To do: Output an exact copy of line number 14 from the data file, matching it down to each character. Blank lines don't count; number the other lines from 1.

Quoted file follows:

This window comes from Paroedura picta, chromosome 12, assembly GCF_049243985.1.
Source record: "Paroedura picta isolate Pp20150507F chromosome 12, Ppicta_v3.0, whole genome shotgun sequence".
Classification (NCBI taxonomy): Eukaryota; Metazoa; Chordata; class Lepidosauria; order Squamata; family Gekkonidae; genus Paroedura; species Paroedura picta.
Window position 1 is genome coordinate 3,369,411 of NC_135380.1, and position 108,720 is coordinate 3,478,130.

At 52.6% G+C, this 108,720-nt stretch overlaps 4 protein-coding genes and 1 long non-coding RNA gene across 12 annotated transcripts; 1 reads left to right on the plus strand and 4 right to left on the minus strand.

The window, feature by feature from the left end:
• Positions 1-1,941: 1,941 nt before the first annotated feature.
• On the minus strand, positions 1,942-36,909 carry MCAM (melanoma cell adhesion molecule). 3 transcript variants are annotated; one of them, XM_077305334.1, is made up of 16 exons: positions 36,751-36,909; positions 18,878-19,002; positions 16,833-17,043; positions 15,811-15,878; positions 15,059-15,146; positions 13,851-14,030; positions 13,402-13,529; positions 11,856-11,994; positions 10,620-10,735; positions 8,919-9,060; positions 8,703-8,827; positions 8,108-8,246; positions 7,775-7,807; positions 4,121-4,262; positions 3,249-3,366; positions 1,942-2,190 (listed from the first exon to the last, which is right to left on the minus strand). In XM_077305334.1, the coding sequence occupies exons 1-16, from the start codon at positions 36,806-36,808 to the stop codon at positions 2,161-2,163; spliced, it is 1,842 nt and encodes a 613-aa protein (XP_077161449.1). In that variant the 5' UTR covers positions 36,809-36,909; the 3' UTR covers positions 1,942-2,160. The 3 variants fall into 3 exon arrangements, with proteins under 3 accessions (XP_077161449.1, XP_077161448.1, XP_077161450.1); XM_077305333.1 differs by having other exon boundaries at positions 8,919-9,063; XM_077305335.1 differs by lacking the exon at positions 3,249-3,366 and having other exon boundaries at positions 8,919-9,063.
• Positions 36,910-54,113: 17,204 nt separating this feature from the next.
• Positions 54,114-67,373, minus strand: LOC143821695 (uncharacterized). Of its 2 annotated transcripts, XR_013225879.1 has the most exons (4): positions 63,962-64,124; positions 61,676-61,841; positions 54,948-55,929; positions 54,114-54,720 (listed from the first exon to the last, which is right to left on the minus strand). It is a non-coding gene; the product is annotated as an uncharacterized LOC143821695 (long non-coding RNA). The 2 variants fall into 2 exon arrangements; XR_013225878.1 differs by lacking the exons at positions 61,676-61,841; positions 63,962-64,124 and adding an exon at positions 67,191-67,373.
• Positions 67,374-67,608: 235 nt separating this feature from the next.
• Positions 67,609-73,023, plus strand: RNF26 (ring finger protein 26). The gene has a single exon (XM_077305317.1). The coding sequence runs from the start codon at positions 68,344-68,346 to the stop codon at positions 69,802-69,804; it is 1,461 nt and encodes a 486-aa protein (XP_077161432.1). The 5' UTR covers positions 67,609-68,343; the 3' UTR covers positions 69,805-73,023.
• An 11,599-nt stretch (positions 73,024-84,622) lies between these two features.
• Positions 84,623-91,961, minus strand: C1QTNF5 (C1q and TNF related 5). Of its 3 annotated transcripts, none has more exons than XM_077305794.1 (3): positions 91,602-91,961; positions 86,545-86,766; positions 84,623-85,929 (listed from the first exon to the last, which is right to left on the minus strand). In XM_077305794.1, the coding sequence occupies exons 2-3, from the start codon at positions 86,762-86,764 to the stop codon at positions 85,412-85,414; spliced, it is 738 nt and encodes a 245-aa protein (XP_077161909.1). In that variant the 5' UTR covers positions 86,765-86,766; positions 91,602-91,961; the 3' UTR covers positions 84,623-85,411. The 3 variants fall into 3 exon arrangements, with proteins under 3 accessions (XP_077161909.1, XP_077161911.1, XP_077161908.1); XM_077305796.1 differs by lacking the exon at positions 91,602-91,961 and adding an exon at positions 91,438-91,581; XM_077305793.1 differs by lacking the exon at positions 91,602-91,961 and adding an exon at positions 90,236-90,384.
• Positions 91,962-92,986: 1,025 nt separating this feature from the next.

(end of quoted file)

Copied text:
• Positions 84,623-91,961, minus strand: C1QTNF5 (C1q and TNF related 5). Of its 3 annotated transcripts, none has more exons than XM_077305794.1 (3): positions 91,602-91,961; positions 86,545-86,766; positions 84,623-85,929 (listed from the first exon to the last, which is right to left on the minus strand). In XM_077305794.1, the coding sequence occupies exons 2-3, from the start codon at positions 86,762-86,764 to the stop codon at positions 85,412-85,414; spliced, it is 738 nt and encodes a 245-aa protein (XP_077161909.1). In that variant the 5' UTR covers positions 86,765-86,766; positions 91,602-91,961; the 3' UTR covers positions 84,623-85,411. The 3 variants fall into 3 exon arrangements, with proteins under 3 accessions (XP_077161909.1, XP_077161911.1, XP_077161908.1); XM_077305796.1 differs by lacking the exon at positions 91,602-91,961 and adding an exon at positions 91,438-91,581; XM_077305793.1 differs by lacking the exon at positions 91,602-91,961 and adding an exon at positions 90,236-90,384.